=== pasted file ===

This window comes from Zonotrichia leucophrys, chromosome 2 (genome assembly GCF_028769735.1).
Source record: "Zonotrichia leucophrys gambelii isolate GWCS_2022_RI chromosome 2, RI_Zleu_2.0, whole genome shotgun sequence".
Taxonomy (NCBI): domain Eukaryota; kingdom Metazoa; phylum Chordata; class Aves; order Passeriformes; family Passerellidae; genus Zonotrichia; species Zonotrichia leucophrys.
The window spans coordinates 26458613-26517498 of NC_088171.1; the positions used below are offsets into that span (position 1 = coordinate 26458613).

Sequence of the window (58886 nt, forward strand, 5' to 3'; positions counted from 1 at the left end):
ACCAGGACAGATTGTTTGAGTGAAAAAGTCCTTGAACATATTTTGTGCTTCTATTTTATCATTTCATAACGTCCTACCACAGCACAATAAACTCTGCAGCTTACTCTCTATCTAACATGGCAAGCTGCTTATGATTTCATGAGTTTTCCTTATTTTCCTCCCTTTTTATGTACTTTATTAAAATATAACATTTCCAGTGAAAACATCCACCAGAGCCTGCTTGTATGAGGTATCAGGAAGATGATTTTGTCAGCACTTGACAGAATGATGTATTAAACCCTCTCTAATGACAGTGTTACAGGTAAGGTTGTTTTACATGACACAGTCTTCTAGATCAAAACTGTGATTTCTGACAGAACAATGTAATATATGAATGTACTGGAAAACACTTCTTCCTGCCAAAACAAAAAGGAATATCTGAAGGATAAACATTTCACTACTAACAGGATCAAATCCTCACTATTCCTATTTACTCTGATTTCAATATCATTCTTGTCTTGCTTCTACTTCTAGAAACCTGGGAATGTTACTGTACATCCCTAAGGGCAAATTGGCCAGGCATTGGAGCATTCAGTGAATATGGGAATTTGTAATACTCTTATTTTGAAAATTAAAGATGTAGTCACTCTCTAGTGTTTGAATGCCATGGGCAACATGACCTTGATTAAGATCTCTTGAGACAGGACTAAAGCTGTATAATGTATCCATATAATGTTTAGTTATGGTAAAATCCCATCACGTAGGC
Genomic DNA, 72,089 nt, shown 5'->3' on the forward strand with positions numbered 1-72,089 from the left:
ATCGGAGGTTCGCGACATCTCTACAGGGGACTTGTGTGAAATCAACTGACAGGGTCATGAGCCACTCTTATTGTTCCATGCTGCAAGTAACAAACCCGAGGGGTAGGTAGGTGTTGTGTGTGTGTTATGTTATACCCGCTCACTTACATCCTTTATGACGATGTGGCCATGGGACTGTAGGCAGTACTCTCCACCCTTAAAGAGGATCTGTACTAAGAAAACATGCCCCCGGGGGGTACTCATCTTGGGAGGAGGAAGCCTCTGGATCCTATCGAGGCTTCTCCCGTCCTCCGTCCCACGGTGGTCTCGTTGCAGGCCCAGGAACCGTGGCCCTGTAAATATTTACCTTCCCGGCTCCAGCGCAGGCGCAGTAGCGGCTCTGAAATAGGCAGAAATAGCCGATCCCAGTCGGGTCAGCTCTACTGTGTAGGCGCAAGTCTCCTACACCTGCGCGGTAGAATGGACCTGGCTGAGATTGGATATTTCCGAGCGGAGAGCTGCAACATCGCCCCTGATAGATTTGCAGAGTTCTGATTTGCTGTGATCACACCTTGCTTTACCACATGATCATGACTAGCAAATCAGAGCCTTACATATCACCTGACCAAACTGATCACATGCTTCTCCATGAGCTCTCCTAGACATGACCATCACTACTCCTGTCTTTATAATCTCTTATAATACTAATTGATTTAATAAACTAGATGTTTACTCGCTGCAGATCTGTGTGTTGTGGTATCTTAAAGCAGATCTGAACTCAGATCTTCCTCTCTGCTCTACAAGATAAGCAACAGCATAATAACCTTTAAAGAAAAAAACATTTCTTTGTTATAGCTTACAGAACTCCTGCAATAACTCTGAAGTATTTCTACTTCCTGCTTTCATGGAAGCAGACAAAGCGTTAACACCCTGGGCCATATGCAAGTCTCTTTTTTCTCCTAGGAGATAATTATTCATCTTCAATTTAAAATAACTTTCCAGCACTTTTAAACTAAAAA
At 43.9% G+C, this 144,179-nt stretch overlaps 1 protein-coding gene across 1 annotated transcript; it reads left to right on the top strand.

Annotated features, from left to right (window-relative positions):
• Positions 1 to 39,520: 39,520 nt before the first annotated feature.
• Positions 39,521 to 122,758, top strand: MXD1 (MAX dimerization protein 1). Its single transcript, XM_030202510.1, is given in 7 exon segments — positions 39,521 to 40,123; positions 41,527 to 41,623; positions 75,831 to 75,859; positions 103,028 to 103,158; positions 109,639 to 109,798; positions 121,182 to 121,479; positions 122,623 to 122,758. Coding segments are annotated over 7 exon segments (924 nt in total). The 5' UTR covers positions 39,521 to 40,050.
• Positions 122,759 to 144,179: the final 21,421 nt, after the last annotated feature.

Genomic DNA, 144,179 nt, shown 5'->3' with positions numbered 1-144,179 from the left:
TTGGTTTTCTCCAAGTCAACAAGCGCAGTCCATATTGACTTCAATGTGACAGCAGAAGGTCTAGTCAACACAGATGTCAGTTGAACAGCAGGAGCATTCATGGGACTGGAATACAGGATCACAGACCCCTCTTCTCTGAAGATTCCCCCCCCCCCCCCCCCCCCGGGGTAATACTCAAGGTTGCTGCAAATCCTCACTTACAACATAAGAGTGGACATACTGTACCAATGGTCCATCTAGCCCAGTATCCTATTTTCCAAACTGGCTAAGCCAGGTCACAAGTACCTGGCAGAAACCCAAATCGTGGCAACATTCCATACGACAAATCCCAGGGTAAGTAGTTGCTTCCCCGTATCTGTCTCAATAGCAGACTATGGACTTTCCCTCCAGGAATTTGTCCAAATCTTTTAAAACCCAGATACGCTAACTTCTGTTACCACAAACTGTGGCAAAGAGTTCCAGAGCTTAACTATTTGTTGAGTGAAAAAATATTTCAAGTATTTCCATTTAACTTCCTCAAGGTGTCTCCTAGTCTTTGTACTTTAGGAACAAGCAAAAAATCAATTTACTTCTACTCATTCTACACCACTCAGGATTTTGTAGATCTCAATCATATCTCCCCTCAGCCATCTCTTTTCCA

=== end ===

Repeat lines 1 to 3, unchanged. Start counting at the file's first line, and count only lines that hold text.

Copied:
This window comes from Zonotrichia leucophrys, chromosome 2 (genome assembly GCF_028769735.1).
Source record: "Zonotrichia leucophrys gambelii isolate GWCS_2022_RI chromosome 2, RI_Zleu_2.0, whole genome shotgun sequence".
Taxonomy (NCBI): domain Eukaryota; kingdom Metazoa; phylum Chordata; class Aves; order Passeriformes; family Passerellidae; genus Zonotrichia; species Zonotrichia leucophrys.